Verkamp's Curios closed its doors at the end of this summer season, ending a 100-year run that made theirs the longest continually operating family-owned business in the national park system.
When it reopened in November, it marked not the end of an era but an affirmation of the kind of community spirit embodied by the family and others with an exhibit that interprets the Grand Canyon that people call home.
The Park Service had put out a call for bids, but withdrew it and paid $2.5 million for the building put up by John Verkamp in 1906 and three employee housing units. The family did not bid, saying that the next generation of Verkamps had other interests and that contracting regulations were becoming too complicated.
Three Verkamp brothers - John, Leo and Oscar - came to Flagstaff from Cincinnati, Ohio, partnering with five Babbitt brothers who also hailed from Ohio. About a year before starting his own enterprise out of a tent in 1905, John sold curios and souvenirs for the Babbitts.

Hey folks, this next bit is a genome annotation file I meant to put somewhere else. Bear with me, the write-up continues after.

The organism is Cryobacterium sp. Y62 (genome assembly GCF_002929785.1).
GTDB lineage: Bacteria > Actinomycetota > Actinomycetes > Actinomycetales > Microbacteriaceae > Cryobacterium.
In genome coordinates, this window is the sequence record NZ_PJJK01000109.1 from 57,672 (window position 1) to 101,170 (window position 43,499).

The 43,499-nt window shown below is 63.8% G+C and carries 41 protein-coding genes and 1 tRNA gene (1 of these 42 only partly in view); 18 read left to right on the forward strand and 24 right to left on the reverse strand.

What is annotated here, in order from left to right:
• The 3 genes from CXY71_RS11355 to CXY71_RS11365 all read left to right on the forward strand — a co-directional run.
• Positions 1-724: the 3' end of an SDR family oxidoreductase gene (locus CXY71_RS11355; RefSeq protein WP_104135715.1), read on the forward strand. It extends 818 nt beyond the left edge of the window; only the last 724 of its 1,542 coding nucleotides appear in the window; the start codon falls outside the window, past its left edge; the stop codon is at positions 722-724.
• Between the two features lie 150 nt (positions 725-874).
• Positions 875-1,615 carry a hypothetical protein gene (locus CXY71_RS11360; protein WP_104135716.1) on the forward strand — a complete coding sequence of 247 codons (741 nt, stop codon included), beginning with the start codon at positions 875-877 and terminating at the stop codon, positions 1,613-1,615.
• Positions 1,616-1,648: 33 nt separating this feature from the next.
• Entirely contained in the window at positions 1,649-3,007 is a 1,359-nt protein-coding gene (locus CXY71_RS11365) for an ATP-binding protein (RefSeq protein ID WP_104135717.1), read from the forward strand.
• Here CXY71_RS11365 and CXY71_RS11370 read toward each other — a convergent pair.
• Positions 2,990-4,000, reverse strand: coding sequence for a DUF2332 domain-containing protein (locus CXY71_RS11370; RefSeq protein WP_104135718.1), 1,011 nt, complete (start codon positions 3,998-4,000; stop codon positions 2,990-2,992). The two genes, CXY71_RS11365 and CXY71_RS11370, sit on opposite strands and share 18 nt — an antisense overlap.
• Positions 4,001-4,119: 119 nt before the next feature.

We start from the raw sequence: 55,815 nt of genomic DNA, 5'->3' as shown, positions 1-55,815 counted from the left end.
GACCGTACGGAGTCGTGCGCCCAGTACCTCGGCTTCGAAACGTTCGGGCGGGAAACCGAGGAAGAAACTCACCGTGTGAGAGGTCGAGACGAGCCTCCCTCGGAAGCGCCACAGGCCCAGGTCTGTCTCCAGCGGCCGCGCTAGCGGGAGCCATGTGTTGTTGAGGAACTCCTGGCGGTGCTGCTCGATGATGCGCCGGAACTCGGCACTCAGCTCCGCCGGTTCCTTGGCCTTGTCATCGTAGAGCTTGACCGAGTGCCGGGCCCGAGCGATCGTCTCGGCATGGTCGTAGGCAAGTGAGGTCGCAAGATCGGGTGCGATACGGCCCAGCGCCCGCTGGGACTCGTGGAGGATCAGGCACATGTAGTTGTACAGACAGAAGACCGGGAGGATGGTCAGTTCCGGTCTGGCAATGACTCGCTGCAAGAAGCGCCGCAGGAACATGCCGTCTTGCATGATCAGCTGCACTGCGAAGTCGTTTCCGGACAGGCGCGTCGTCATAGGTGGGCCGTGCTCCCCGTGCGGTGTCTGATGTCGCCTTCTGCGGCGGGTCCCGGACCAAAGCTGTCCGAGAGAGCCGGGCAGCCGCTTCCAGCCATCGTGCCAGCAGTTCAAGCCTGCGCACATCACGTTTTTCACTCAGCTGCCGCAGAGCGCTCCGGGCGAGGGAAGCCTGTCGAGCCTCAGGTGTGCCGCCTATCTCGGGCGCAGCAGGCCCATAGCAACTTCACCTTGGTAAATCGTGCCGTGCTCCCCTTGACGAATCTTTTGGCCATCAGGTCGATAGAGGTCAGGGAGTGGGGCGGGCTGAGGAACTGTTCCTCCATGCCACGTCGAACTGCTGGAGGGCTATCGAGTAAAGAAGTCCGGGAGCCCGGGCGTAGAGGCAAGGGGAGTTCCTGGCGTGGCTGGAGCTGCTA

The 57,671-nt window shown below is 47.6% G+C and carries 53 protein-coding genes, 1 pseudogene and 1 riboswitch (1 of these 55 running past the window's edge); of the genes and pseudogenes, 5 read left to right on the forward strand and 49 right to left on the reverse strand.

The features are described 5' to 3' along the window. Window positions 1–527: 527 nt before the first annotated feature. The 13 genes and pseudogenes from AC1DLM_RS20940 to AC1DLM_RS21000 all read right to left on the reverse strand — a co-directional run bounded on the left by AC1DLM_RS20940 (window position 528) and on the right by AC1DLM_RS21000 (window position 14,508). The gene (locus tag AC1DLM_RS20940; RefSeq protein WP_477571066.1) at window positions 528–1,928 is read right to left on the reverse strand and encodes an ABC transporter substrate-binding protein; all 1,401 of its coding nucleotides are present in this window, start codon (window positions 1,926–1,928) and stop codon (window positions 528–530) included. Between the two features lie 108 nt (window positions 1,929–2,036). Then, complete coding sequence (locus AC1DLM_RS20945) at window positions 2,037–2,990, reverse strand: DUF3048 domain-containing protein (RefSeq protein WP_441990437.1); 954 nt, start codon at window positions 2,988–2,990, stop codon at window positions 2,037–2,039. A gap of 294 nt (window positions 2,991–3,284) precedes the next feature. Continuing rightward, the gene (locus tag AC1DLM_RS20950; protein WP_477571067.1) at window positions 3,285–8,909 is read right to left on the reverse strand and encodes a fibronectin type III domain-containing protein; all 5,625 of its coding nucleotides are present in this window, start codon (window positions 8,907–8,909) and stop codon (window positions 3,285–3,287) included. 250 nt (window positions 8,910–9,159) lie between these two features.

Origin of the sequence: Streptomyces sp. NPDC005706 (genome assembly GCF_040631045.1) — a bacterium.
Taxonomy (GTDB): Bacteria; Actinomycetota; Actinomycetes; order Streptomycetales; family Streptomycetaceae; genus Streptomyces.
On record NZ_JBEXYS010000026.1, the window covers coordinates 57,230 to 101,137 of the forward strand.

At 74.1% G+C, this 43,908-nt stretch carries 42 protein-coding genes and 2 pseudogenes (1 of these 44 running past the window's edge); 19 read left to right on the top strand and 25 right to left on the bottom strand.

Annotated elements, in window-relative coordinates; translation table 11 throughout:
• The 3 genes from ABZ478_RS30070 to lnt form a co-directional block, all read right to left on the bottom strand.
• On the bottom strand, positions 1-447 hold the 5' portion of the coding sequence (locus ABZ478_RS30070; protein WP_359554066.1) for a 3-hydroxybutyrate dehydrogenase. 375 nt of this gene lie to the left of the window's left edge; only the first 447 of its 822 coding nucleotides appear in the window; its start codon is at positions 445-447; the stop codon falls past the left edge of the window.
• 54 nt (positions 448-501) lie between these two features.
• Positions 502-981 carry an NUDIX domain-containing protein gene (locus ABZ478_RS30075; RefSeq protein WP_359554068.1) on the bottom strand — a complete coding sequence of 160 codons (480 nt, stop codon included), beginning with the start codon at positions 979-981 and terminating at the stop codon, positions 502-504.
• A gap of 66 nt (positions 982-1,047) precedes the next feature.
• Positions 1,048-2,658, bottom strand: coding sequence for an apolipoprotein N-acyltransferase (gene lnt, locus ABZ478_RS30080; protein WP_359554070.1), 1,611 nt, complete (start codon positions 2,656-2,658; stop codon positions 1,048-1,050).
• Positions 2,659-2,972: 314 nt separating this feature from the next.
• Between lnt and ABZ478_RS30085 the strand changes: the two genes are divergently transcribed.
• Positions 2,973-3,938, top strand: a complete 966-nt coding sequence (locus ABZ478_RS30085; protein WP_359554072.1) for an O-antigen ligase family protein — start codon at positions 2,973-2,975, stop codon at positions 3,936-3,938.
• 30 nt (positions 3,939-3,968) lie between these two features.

The building came a year later, one of several that included El Tovar and Hopi House built to accommodate the influx of visitors aboard the newly-arrived Santa Fe Railroad.
In 1936, with his other business interests evaporated in the Great Depression, he and his wife Catherine moved to the store which became their home and livelihood. Their son, John Jr., took over in 1945. Michael, who managed the store for 23 years, represented the third and current generation to manage the store.
As the first visitor center on the Rim, the building will be staffed with uniformed rangers daily from 8 a.m.-5 p.m. Grand Canyon Association will operate a bookstore in the space as well.
There will be information boards, touch tables, a replica of the original Verkamp tent, family movies and historic photos.
They plan to convert the upstairs space into living and working quarters for artists in residence.
There will be an official grand opening in January, in conjunction with the park's 90th birthday.